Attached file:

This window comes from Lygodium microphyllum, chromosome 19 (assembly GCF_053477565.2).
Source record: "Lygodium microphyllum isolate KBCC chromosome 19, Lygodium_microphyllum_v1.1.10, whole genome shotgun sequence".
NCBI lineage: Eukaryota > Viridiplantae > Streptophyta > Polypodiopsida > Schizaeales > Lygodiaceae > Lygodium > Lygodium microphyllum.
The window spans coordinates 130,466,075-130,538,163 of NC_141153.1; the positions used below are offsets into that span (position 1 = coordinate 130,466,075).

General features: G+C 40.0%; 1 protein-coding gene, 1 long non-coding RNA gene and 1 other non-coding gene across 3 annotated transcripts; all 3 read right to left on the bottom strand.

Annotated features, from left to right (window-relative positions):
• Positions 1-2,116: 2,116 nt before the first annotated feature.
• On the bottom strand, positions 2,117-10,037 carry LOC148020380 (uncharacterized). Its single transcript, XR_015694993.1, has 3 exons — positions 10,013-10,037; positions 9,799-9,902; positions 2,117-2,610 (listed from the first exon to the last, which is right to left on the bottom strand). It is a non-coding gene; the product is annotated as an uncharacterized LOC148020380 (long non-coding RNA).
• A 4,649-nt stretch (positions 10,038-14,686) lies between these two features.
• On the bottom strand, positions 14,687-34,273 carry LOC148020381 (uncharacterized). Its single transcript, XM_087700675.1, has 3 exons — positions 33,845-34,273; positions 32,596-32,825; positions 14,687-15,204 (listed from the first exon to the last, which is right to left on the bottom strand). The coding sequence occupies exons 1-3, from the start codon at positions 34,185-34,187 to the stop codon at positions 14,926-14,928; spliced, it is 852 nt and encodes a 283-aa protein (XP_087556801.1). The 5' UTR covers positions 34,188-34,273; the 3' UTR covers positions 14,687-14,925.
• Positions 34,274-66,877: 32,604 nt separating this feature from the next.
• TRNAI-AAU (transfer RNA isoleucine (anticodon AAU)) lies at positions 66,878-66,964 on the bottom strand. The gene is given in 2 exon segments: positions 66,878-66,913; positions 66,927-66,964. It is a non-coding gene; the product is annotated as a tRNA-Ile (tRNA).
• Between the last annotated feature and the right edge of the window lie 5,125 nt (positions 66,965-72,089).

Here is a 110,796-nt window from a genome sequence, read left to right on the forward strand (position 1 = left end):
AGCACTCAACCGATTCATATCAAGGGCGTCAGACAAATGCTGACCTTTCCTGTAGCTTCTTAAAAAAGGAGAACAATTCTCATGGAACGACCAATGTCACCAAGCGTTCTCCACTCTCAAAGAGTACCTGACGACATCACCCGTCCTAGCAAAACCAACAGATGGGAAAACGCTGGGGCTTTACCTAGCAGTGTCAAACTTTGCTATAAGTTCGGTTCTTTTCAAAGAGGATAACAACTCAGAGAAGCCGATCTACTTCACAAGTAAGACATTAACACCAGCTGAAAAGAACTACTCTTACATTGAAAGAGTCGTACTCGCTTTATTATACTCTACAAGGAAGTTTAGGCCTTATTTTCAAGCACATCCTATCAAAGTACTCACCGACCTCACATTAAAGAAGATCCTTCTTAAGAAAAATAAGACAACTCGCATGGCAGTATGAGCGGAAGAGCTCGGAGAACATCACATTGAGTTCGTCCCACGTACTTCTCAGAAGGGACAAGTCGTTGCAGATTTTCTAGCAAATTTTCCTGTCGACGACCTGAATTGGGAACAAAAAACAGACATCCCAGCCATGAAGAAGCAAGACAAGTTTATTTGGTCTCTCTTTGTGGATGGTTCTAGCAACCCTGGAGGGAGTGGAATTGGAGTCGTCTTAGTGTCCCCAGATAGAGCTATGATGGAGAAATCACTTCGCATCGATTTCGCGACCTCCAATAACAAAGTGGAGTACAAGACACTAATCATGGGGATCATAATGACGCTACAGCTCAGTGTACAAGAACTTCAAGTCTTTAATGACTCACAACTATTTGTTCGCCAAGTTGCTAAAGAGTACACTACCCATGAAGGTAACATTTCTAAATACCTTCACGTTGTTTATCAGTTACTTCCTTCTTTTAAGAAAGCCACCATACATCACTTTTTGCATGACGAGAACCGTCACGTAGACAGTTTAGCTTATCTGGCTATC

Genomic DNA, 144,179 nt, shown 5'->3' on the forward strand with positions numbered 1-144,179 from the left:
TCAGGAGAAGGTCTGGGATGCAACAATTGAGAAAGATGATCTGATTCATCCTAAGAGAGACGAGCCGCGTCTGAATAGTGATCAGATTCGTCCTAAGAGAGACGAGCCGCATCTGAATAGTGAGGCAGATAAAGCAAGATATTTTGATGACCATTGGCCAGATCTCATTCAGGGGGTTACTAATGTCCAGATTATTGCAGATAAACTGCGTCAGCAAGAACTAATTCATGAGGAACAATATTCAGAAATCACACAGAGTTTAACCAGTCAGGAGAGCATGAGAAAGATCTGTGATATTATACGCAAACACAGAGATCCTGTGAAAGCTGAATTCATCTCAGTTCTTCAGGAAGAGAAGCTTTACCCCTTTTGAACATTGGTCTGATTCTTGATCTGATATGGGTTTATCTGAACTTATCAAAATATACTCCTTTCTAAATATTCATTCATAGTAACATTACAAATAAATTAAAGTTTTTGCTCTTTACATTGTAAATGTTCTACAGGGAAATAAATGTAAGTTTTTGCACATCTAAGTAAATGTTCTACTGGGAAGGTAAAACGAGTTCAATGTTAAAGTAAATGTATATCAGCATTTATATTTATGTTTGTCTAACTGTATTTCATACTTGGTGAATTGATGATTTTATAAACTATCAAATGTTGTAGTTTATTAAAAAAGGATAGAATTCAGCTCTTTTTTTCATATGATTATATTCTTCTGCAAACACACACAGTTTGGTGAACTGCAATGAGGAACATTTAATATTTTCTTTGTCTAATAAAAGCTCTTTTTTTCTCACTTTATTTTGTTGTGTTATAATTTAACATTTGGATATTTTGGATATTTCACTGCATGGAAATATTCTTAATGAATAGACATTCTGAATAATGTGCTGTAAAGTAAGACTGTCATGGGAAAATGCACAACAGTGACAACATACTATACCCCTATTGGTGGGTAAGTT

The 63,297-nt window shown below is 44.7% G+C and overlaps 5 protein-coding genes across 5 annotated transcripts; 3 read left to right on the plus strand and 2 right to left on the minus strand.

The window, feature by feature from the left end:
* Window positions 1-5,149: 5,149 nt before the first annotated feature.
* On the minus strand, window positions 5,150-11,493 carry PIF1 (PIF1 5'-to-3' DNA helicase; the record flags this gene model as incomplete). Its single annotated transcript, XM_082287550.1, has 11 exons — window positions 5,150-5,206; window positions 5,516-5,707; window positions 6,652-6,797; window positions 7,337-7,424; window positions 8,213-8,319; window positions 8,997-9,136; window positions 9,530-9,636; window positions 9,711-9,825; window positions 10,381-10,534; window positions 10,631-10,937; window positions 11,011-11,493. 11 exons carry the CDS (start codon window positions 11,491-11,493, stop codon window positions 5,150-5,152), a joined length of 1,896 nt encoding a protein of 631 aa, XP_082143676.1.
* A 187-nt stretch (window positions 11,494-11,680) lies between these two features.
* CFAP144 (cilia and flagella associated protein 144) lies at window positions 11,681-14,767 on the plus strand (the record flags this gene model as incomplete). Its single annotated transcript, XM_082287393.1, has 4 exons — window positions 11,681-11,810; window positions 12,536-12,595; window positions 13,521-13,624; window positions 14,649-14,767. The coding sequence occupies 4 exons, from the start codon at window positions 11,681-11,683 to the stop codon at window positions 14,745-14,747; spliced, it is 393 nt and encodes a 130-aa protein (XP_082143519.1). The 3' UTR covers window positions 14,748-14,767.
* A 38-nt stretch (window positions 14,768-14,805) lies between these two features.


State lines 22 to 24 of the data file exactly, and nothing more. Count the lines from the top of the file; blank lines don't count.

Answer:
* A 187-nt stretch (window positions 11,494-11,680) lies between these two features.
* CFAP144 (cilia and flagella associated protein 144) lies at window positions 11,681-14,767 on the plus strand (the record flags this gene model as incomplete). Its single annotated transcript, XM_082287393.1, has 4 exons — window positions 11,681-11,810; window positions 12,536-12,595; window positions 13,521-13,624; window positions 14,649-14,767. The coding sequence occupies 4 exons, from the start codon at window positions 11,681-11,683 to the stop codon at window positions 14,745-14,747; spliced, it is 393 nt and encodes a 130-aa protein (XP_082143519.1). The 3' UTR covers window positions 14,748-14,767.
* A 38-nt stretch (window positions 14,768-14,805) lies between these two features.